Here is what California Penal Code section 851.8 provides:
- In any case where a person has been arrested and no accusatory pleading has been filed, the person arrested may petition the law enforcement agency having jurisdiction over the offense to destroy its records of the arrest.
- A copy of the petition shall be served upon the prosecuting attorney of the county or city having jurisdiction over the offense.
- The law enforcement agency having jurisdiction over the offense, upon a determination that the person arrested is factually innocent, shall, with the concurrence of the prosecuting attorney, seal its arrest records, and the petition for relief under this section for three years from the date of the arrest and thereafter destroy its arrest records and the petition.
- The law enforcement agency having jurisdiction over the offense shall notify the Department of Justice, and any law enforcement agency that arrested the petitioner or participated in the arrest of the petitioner for an offense for which the petitioner has been found factually innocent under this subdivision, of the sealing of the arrest records and the reason therefor.
- The Department of Justice and any law enforcement agency so notified shall forthwith seal their records of the arrest and the notice of sealing for three years from the date of the arrest, and thereafter destroy their records of the arrest and the notice of sealing.
You Must Be Innocent to Seal an Arrest Record
To seal your arrest record, you must prove that you are factually innocent. Factually innocent means there is no reasonable cause or evidence that a crime took place. You may be eligible to have your arrest record sealed and destroyed if you meet the following criteria:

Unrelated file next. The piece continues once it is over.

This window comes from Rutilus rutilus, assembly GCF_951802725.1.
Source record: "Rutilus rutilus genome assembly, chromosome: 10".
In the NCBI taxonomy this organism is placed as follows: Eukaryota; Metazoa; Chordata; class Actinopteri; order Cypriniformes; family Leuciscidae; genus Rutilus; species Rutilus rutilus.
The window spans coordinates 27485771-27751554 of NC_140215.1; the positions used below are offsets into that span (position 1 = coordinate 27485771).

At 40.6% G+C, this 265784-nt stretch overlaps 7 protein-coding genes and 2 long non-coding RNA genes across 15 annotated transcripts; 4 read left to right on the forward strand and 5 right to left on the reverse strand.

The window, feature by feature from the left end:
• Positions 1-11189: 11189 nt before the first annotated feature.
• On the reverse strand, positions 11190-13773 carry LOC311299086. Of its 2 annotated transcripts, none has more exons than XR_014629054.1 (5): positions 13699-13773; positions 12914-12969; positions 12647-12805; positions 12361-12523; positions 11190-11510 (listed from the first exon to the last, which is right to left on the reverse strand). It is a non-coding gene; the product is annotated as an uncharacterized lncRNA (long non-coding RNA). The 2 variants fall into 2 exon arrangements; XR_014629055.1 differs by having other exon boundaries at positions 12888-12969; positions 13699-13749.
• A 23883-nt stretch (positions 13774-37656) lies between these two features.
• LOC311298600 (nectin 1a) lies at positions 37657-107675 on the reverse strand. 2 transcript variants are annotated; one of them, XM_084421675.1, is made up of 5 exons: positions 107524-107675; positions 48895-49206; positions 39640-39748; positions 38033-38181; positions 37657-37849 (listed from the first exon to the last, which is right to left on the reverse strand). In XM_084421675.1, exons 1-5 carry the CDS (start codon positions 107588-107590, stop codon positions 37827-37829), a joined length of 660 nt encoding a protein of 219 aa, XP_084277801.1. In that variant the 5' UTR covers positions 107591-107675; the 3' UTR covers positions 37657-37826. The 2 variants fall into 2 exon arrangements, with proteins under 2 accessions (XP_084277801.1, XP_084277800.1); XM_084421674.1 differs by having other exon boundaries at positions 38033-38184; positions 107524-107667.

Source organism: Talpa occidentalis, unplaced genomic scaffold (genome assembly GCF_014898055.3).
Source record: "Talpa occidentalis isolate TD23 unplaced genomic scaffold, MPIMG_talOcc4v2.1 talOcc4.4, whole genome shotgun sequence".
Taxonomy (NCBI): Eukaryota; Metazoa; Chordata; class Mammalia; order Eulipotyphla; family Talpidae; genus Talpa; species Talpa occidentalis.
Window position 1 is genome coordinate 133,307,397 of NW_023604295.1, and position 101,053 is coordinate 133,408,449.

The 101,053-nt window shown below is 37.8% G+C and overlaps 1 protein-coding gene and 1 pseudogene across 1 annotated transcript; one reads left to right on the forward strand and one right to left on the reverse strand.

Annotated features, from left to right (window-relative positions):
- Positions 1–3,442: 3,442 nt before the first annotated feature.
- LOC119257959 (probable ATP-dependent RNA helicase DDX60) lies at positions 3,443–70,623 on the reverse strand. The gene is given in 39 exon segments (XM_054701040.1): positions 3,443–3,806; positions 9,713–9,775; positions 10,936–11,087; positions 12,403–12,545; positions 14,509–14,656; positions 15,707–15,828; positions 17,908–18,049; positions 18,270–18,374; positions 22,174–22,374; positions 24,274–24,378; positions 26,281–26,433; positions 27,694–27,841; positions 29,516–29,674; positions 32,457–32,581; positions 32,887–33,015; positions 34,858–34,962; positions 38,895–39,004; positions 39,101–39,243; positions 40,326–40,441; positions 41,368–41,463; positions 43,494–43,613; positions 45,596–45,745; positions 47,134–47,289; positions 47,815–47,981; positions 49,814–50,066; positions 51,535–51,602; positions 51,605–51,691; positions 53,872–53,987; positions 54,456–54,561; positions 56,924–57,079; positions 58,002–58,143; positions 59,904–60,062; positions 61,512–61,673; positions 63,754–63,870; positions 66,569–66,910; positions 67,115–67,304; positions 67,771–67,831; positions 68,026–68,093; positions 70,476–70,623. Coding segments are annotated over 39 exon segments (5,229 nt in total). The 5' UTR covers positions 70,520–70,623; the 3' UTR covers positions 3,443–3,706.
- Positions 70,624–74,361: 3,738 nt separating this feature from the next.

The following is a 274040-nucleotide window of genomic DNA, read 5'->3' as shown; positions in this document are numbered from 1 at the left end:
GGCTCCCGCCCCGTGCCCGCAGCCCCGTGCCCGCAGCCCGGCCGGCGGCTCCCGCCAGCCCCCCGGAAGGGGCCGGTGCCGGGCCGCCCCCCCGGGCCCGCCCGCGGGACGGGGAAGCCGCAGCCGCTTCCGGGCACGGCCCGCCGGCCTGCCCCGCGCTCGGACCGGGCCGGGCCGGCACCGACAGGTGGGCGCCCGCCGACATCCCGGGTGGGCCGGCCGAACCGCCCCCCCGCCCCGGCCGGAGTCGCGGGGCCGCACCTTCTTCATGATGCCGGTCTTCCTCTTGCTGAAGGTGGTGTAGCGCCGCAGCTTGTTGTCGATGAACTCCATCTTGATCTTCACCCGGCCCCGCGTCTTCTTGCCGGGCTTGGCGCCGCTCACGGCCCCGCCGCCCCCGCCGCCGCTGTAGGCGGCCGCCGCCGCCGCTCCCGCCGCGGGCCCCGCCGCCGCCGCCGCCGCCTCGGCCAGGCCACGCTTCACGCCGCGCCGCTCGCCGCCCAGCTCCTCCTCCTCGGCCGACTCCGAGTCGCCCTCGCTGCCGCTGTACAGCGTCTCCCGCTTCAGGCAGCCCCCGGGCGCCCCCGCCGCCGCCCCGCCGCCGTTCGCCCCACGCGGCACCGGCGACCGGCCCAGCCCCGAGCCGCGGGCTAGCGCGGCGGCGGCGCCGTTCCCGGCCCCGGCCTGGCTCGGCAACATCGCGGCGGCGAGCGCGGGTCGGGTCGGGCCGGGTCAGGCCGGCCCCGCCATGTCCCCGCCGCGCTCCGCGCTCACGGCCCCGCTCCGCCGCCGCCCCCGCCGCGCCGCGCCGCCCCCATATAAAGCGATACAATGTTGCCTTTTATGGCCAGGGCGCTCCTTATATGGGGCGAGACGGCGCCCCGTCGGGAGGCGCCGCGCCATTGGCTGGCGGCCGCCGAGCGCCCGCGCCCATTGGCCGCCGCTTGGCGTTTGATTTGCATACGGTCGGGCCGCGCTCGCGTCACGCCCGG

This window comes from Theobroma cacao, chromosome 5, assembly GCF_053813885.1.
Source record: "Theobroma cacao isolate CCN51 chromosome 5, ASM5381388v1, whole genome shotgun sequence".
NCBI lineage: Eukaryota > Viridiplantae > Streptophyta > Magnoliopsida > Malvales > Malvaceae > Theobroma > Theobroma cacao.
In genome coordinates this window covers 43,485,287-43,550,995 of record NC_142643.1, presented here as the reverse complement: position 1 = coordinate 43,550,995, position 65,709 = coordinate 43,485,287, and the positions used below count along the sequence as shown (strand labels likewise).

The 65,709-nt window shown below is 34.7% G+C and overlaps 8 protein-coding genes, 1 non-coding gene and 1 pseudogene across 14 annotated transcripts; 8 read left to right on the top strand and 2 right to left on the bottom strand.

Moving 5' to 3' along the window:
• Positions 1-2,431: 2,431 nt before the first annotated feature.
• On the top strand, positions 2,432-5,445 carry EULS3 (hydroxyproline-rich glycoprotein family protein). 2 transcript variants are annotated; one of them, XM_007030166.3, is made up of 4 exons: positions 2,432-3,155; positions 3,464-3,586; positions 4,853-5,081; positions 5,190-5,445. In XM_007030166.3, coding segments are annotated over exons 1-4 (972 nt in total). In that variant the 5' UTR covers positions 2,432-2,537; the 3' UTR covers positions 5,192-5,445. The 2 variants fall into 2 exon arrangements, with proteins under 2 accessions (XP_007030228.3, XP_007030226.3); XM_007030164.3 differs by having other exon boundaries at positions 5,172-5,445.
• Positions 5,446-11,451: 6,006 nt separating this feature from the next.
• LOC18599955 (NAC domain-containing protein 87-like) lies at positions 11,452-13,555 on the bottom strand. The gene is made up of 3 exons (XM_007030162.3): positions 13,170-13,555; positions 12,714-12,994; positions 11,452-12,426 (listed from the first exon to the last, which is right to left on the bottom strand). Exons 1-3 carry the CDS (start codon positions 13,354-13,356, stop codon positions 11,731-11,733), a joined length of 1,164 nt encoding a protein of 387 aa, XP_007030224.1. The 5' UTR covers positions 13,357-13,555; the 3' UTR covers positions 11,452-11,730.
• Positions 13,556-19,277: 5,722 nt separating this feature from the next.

- You must show that you are factually innocent; and
- The prosecutor did not file charges against you after the arrest; or
- You were charged with a crime but the court dismissed your case; or
- A jury found you not guilty.
If the court or a jury found you guilty or you pled guilty, you cannot seal your arrest record. You must file a separate motion for each arrest record you would like sealed. If the court grants the petition, the public will no longer have access to the record making it as though the arrest never took place. All files of the arrest will be sealed (fingerprints, police booking documents, mug shot, etc.).
Steps to Seal Your Arrest Record
To begin the process, you will have to petition the law enforcement agency that arrested you. The agency may grant, deny, or not respond to your petition. If the agency approves your request, the court can seal your arrest record. If the agency denies or fails to respond to your request, you can petition the court for relief. In order to seal an arrest record, you will have to serve the law enforcement agency with your petition. There may be a court hearing in which both parties can argue their case. It usually takes about 90 days to receive a decision from the court from the initial filing of the petition to seal your arrest record
Contact A People’s Choice for more information on how to seal your arrest record. Contrary to popular belief, you do not need to hire an attorney to seal an arrest record. Call us today at 800-747-2780.
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